Renee Wynn, Chief Information Officer,
Renee Wynn has served the federal government in various capacities for more than 25 years, including a long stint with the Environmental Protection Agency (EPA). Until now, these positions have been decidedly terrestrial. Not anymore.
How do you approach the process of integrating into a new C-suite team? Specifically, with your new NASA staff?
All new jobs have a learning curve and this one is no different. I’m energized, however, by the opportunity to work for NASA and learn how best to serve the mission. I will draw upon my 25 years at EPA, especially those spent as the Deputy CIO and Acting CIO. I am honored to serve as the next CIO of NASA and look forward to serving my NASA colleagues in my new capacity.
What advice would you give to other CIOs joining a new organization?
The advice I would offer to other CIOs joining new organizations is to be open-minded, invite and be willing to accept suggestions, observe and always be in a learning mode. Also, give employees a voice. To do this, I am meeting with all members of NASA’s Office of the CIO. I’ve learned a lot about them, the work they do and about NASA in general. Finally, collaborate with others to establish sound goals and a vision for your organization.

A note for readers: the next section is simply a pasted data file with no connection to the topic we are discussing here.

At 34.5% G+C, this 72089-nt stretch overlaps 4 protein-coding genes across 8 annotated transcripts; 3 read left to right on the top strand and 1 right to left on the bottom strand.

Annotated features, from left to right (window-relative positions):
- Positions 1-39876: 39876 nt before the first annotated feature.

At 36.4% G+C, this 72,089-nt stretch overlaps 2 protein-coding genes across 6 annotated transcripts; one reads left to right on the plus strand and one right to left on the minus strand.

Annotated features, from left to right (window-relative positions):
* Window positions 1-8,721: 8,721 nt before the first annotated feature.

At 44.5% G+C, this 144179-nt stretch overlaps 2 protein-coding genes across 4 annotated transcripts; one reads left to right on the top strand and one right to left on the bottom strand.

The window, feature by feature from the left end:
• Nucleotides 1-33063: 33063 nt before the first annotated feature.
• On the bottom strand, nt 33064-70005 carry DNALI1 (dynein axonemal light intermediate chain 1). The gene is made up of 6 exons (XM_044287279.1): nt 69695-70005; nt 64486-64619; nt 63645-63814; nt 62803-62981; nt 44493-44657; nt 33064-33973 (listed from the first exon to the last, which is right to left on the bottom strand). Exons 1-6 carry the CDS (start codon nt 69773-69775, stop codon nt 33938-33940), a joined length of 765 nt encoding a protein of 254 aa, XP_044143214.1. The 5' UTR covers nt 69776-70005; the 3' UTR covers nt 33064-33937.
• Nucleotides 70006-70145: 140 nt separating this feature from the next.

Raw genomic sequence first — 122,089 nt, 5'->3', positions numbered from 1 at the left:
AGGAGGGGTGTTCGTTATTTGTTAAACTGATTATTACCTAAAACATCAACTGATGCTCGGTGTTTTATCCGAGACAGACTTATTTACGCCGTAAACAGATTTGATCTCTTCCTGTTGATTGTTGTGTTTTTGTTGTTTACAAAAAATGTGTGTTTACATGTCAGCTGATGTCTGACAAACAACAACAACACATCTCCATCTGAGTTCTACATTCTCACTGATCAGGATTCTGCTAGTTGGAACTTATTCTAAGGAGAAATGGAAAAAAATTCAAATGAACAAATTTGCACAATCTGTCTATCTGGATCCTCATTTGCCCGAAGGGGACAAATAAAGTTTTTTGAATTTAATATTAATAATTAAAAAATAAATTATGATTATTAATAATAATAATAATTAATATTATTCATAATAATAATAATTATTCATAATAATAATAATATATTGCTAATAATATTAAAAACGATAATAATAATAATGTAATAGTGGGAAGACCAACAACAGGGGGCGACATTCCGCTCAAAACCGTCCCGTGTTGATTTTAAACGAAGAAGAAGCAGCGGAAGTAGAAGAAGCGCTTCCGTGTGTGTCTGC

NASA’s mission is to “reach for new heights and reveal the unknown so that what we do and learn will benefit all humankind.” That’s quite different from what most enterprises are striving to achieve. How does your organization apply technology to fulfill that mission? Are there approaches that could be used in a business context?
NASA is a technology, science and engineering organization. We apply technology every day from enterprise IT to mission IT. What makes NASA different is that some of our customers are not located on Earth, as they are working on the International Space Station.
NASA also generates, uses and moves a lot of data. NASA has always been data-oriented, so our support for the Administration’s open data initiatives has allowed us to see what others can do with our data. These initiatives give people around the world the opportunity to problem-solve, using data collected by numerous NASA missions, and potentially offer new perspectives or solutions.
(View of the International Space Shuttle from Atlantis, Credit: NASA)
From our Code-a-thon in 2015, 949 solutions were created by 13,699 participants in 133 cities across 62 countries—all accomplished in one weekend of global collaboration. And all the solutions are open source, not just for NASA, but the world to use. Most of the data generated at NASA is shared via sites like open.NASA.gov, data.NASA.gov, code.NASA.gov and API.NASA.gov.
NASA’s goal to put humans on Mars is creating a number of important technology innovations. Making our data and software, as well as data from others, available for public collaboration is a great way to solve problems. For example, our 3-D Space Container Challenge this year asked students to design models of containers that could be used in space. They could range from simple containers that could be used to hold collected rocks on Mars or an astronaut’s food, to advanced containers for experiments that study fruit flies. Students across the United States spent part of their summer using 3-D modeling software to design containers that could be 3-D printed, with the ultimate goal of advancing human space exploration on the International Space Station, Mars and beyond.